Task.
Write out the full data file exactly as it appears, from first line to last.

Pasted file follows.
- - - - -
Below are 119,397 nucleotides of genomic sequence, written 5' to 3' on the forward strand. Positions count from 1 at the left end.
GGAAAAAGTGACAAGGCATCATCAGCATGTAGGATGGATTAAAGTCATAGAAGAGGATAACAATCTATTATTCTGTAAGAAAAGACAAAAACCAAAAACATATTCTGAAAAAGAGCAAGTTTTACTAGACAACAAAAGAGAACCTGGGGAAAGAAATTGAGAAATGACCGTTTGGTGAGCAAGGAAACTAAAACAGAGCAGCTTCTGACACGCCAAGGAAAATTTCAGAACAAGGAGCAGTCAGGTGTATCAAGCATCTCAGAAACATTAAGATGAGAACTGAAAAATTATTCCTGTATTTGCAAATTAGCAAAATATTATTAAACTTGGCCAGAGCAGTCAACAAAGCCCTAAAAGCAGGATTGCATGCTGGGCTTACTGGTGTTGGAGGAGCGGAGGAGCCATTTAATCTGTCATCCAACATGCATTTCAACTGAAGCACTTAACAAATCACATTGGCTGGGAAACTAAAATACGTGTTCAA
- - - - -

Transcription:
Below are 119,397 nucleotides of genomic sequence, written 5' to 3' on the forward strand. Positions count from 1 at the left end.
GGAAAAAGTGACAAGGCATCATCAGCATGTAGGATGGATTAAAGTCATAGAAGAGGATAACAATCTATTATTCTGTAAGAAAAGACAAAAACCAAAAACATATTCTGAAAAAGAGCAAGTTTTACTAGACAACAAAAGAGAACCTGGGGAAAGAAATTGAGAAATGACCGTTTGGTGAGCAAGGAAACTAAAACAGAGCAGCTTCTGACACGCCAAGGAAAATTTCAGAACAAGGAGCAGTCAGGTGTATCAAGCATCTCAGAAACATTAAGATGAGAACTGAAAAATTATTCCTGTATTTGCAAATTAGCAAAATATTATTAAACTTGGCCAGAGCAGTCAACAAAGCCCTAAAAGCAGGATTGCATGCTGGGCTTACTGGTGTTGGAGGAGCGGAGGAGCCATTTAATCTGTCATCCAACATGCATTTCAACTGAAGCACTTAACAAATCACATTGGCTGGGAAACTAAAATACGTGTTCAA